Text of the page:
Tuesday, August 15, 2017

Some Reviews of my stuff with links.

It's been a while since I discussed my own work on this blog. Much has happened to prevent me from doing much writing this year, most notably a wife battling cancer and a pretty demanding yet rewarding work schedule split between two libraries. However, I still occasionally look at my Amazon author page and sometimes I'm pleasantly surprised by a positive mention.

Here are a few:

The Good Fight (Superhero vs. Monster Anthology)- The Hero Disease by Christopher Nadeau – An insightful look at the superhero in all of us when the world’s last superhero, Vanishing Act, must battle an unbeatable foe.

The Best of the Horror Zine: The Early Years- And, finally, Christopher Nadeau gave us "Never Say Treat" about Halloween becoming something much darker and terrifying.
Picking four favorites was a difficult task. I enjoyed the entire book.

Not in the Brochure: Tales of a Disappointing Apocalypse- "On the Eighth Day", by Christopher Nadeau. Something about Nadeau's stories makes me cheer the blood baths and laugh in all the wrong places. I love that.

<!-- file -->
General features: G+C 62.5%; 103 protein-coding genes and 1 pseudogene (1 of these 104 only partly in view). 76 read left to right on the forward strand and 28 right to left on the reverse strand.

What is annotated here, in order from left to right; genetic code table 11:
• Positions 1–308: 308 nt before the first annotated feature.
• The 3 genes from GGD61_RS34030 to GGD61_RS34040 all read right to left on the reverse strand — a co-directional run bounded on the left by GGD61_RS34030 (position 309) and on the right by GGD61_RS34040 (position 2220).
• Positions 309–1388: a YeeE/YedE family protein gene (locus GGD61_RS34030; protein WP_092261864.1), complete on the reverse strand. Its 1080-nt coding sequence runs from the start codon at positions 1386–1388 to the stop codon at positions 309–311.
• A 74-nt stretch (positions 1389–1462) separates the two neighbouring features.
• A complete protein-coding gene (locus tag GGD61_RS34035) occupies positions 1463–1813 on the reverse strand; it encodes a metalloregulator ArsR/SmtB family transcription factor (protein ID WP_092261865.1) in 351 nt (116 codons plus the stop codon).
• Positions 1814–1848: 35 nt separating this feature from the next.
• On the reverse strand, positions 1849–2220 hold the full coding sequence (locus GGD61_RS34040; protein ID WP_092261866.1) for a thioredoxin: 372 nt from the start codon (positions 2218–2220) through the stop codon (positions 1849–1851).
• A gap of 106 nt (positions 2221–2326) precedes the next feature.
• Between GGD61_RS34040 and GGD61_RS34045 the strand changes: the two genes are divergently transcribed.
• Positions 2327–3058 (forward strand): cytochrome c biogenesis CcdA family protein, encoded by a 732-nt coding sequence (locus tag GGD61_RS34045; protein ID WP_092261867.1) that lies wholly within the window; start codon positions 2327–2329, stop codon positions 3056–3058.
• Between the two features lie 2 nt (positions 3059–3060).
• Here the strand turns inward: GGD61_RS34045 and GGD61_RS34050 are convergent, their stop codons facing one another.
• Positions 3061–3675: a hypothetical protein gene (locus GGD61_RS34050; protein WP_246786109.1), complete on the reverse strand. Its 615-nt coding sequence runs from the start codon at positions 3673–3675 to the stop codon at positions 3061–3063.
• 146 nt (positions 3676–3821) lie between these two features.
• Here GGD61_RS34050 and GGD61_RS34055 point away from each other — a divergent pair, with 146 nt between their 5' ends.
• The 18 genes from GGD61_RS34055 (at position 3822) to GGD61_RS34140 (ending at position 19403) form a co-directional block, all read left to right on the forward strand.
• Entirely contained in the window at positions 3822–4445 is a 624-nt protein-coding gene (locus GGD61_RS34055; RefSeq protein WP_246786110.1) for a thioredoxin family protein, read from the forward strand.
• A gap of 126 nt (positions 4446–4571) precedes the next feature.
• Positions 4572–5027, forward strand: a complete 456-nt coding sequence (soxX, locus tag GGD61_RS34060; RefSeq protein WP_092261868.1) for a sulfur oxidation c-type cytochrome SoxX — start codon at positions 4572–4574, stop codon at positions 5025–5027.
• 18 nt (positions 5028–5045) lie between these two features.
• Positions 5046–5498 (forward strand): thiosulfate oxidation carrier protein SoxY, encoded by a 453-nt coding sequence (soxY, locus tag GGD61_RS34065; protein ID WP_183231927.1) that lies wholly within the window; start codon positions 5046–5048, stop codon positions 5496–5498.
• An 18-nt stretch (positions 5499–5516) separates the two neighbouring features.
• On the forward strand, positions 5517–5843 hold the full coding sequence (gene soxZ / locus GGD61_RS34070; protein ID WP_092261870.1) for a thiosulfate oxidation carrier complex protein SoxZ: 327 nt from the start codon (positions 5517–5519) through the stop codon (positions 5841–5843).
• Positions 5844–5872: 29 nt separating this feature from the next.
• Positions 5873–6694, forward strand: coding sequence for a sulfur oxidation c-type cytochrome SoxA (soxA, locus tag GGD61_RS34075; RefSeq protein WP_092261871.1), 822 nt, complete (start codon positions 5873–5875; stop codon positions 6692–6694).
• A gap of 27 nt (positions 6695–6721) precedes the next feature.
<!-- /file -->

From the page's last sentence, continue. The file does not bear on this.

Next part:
Sunday, August 6, 2017

Ten Things Genre Fiction Needs to Lose in Order to Not Succumb to Irrelevance: A Highly Subjective List

Get your butthurt cream ready, folks 'cause this list is sure to upset hardcore fanboys and girls alike! And to add insult to perceived injury, I'm not going to explain my rationale, mainly because if you're someone who can't conceive of science fiction, fantasy or horror without these elements, you're part of what I dislike about the current direction of that particular field of pop culture, and unlikely to change. Nor am I interested in getting you to do so. Unlike the typical fanatic, I'm fine with my interests and opinions being my own and yours as well.

This list merely fleshes out what I find objectionable, tiresome and obnoxious in the genre. It is by no means a call to arms. So, ease that thumb off that keypad, take a swig of something awful and ignore everything below in favor of your favorite stuff!

10. Vampires.

9. Zombies.

8. Self-referencing pop culture (attempted) parodies.

7. Cinematic superheroes who can't stop spouting one-liners (unless they're Spiderman).